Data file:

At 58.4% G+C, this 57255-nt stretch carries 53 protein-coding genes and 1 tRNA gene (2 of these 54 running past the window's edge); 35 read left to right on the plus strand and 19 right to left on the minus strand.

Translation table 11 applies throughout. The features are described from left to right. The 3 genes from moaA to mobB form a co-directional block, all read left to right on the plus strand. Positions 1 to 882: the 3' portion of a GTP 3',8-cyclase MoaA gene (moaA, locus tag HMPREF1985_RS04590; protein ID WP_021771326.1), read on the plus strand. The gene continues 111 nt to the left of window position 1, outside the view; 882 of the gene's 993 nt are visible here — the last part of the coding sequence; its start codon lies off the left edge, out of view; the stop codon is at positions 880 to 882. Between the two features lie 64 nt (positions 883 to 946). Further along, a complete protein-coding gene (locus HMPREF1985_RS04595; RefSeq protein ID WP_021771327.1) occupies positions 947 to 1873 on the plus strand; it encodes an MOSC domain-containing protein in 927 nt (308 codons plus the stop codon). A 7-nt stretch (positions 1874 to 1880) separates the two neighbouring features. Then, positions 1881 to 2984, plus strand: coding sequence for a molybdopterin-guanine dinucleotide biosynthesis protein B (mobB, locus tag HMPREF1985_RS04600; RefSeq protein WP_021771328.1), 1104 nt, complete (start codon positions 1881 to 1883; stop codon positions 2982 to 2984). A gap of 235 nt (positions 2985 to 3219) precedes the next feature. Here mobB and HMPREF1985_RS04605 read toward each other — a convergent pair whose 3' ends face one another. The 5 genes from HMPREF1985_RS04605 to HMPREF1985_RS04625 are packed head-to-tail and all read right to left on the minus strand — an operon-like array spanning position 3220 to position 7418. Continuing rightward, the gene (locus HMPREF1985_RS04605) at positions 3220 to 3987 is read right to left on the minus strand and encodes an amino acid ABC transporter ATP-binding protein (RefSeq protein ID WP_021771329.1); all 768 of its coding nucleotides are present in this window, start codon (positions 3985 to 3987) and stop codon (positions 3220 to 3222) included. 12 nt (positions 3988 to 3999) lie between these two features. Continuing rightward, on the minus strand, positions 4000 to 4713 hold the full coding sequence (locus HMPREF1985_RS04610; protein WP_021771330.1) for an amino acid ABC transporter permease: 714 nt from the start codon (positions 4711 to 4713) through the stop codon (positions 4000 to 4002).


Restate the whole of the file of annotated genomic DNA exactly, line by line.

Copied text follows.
At 58.4% G+C, this 57255-nt stretch carries 53 protein-coding genes and 1 tRNA gene (2 of these 54 running past the window's edge); 35 read left to right on the plus strand and 19 right to left on the minus strand.

Translation table 11 applies throughout. The features are described from left to right. The 3 genes from moaA to mobB form a co-directional block, all read left to right on the plus strand. Positions 1 to 882: the 3' portion of a GTP 3',8-cyclase MoaA gene (moaA, locus tag HMPREF1985_RS04590; protein ID WP_021771326.1), read on the plus strand. The gene continues 111 nt to the left of window position 1, outside the view; 882 of the gene's 993 nt are visible here — the last part of the coding sequence; its start codon lies off the left edge, out of view; the stop codon is at positions 880 to 882. Between the two features lie 64 nt (positions 883 to 946). Further along, a complete protein-coding gene (locus HMPREF1985_RS04595; RefSeq protein ID WP_021771327.1) occupies positions 947 to 1873 on the plus strand; it encodes an MOSC domain-containing protein in 927 nt (308 codons plus the stop codon). A 7-nt stretch (positions 1874 to 1880) separates the two neighbouring features. Then, positions 1881 to 2984, plus strand: coding sequence for a molybdopterin-guanine dinucleotide biosynthesis protein B (mobB, locus tag HMPREF1985_RS04600; RefSeq protein WP_021771328.1), 1104 nt, complete (start codon positions 1881 to 1883; stop codon positions 2982 to 2984). A gap of 235 nt (positions 2985 to 3219) precedes the next feature. Here mobB and HMPREF1985_RS04605 read toward each other — a convergent pair whose 3' ends face one another. The 5 genes from HMPREF1985_RS04605 to HMPREF1985_RS04625 are packed head-to-tail and all read right to left on the minus strand — an operon-like array spanning position 3220 to position 7418. Continuing rightward, the gene (locus HMPREF1985_RS04605) at positions 3220 to 3987 is read right to left on the minus strand and encodes an amino acid ABC transporter ATP-binding protein (RefSeq protein ID WP_021771329.1); all 768 of its coding nucleotides are present in this window, start codon (positions 3985 to 3987) and stop codon (positions 3220 to 3222) included. 12 nt (positions 3988 to 3999) lie between these two features. Continuing rightward, on the minus strand, positions 4000 to 4713 hold the full coding sequence (locus HMPREF1985_RS04610; protein WP_021771330.1) for an amino acid ABC transporter permease: 714 nt from the start codon (positions 4711 to 4713) through the stop codon (positions 4000 to 4002).